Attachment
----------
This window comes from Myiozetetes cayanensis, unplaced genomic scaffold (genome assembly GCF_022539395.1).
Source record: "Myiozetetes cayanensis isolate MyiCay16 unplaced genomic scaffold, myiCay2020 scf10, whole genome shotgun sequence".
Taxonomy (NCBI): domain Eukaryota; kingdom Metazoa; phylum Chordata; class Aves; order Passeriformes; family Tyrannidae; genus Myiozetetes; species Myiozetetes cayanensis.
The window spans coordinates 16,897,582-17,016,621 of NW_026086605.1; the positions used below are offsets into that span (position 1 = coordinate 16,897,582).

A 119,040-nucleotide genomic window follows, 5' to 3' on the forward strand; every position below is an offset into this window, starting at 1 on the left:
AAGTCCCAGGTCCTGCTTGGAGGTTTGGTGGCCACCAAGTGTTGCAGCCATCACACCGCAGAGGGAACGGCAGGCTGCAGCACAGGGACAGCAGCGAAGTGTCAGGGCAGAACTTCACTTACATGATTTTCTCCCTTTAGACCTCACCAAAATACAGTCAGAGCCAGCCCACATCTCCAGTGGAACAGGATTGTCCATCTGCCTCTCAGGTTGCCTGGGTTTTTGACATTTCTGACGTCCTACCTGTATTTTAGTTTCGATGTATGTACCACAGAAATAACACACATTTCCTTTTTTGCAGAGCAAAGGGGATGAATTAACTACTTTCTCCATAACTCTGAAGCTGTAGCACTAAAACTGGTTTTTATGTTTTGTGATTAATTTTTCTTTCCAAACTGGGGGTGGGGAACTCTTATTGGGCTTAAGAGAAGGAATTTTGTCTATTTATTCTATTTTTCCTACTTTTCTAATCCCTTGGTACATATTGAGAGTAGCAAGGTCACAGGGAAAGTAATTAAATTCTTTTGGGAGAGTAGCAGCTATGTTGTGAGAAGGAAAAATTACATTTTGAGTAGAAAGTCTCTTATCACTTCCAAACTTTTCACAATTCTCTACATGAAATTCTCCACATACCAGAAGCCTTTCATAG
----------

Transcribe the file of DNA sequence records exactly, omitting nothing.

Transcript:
This window comes from Myiozetetes cayanensis, unplaced genomic scaffold (genome assembly GCF_022539395.1).
Source record: "Myiozetetes cayanensis isolate MyiCay16 unplaced genomic scaffold, myiCay2020 scf10, whole genome shotgun sequence".
Taxonomy (NCBI): domain Eukaryota; kingdom Metazoa; phylum Chordata; class Aves; order Passeriformes; family Tyrannidae; genus Myiozetetes; species Myiozetetes cayanensis.
The window spans coordinates 16,897,582-17,016,621 of NW_026086605.1; the positions used below are offsets into that span (position 1 = coordinate 16,897,582).

A 119,040-nucleotide genomic window follows, 5' to 3' on the forward strand; every position below is an offset into this window, starting at 1 on the left:
AAGTCCCAGGTCCTGCTTGGAGGTTTGGTGGCCACCAAGTGTTGCAGCCATCACACCGCAGAGGGAACGGCAGGCTGCAGCACAGGGACAGCAGCGAAGTGTCAGGGCAGAACTTCACTTACATGATTTTCTCCCTTTAGACCTCACCAAAATACAGTCAGAGCCAGCCCACATCTCCAGTGGAACAGGATTGTCCATCTGCCTCTCAGGTTGCCTGGGTTTTTGACATTTCTGACGTCCTACCTGTATTTTAGTTTCGATGTATGTACCACAGAAATAACACACATTTCCTTTTTTGCAGAGCAAAGGGGATGAATTAACTACTTTCTCCATAACTCTGAAGCTGTAGCACTAAAACTGGTTTTTATGTTTTGTGATTAATTTTTCTTTCCAAACTGGGGGTGGGGAACTCTTATTGGGCTTAAGAGAAGGAATTTTGTCTATTTATTCTATTTTTCCTACTTTTCTAATCCCTTGGTACATATTGAGAGTAGCAAGGTCACAGGGAAAGTAATTAAATTCTTTTGGGAGAGTAGCAGCTATGTTGTGAGAAGGAAAAATTACATTTTGAGTAGAAAGTCTCTTATCACTTCCAAACTTTTCACAATTCTCTACATGAAATTCTCCACATACCAGAAGCCTTTCATAG